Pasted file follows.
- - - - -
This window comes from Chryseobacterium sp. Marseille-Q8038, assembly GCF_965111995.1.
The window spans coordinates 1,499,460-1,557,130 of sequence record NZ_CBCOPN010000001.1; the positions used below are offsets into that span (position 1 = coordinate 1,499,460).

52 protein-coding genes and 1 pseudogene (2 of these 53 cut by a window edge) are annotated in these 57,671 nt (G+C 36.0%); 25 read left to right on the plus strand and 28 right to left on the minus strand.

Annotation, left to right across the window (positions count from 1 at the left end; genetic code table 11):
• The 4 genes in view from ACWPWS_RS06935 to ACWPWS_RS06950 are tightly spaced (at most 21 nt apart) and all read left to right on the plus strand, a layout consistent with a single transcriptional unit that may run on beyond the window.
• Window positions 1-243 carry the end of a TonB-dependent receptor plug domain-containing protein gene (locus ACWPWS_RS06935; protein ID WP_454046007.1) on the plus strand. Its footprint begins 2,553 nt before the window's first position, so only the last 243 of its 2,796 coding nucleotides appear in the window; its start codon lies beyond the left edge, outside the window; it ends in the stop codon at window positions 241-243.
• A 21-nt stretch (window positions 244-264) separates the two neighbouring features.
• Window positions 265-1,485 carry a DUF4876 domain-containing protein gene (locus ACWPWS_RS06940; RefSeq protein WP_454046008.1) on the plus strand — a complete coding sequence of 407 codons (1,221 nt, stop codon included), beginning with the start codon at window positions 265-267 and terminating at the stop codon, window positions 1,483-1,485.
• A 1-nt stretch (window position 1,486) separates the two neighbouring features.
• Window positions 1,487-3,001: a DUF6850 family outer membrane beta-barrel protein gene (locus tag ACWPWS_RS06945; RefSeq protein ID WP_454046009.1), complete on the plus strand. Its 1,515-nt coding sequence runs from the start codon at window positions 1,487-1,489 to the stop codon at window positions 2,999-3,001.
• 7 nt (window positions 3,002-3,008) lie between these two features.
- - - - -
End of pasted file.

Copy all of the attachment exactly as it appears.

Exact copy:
This window comes from Chryseobacterium sp. Marseille-Q8038, assembly GCF_965111995.1.
The window spans coordinates 1,499,460-1,557,130 of sequence record NZ_CBCOPN010000001.1; the positions used below are offsets into that span (position 1 = coordinate 1,499,460).

52 protein-coding genes and 1 pseudogene (2 of these 53 cut by a window edge) are annotated in these 57,671 nt (G+C 36.0%); 25 read left to right on the plus strand and 28 right to left on the minus strand.

Annotation, left to right across the window (positions count from 1 at the left end; genetic code table 11):
• The 4 genes in view from ACWPWS_RS06935 to ACWPWS_RS06950 are tightly spaced (at most 21 nt apart) and all read left to right on the plus strand, a layout consistent with a single transcriptional unit that may run on beyond the window.
• Window positions 1-243 carry the end of a TonB-dependent receptor plug domain-containing protein gene (locus ACWPWS_RS06935; protein ID WP_454046007.1) on the plus strand. Its footprint begins 2,553 nt before the window's first position, so only the last 243 of its 2,796 coding nucleotides appear in the window; its start codon lies beyond the left edge, outside the window; it ends in the stop codon at window positions 241-243.
• A 21-nt stretch (window positions 244-264) separates the two neighbouring features.
• Window positions 265-1,485 carry a DUF4876 domain-containing protein gene (locus ACWPWS_RS06940; RefSeq protein WP_454046008.1) on the plus strand — a complete coding sequence of 407 codons (1,221 nt, stop codon included), beginning with the start codon at window positions 265-267 and terminating at the stop codon, window positions 1,483-1,485.
• A 1-nt stretch (window position 1,486) separates the two neighbouring features.
• Window positions 1,487-3,001: a DUF6850 family outer membrane beta-barrel protein gene (locus tag ACWPWS_RS06945; RefSeq protein ID WP_454046009.1), complete on the plus strand. Its 1,515-nt coding sequence runs from the start codon at window positions 1,487-1,489 to the stop codon at window positions 2,999-3,001.
• 7 nt (window positions 3,002-3,008) lie between these two features.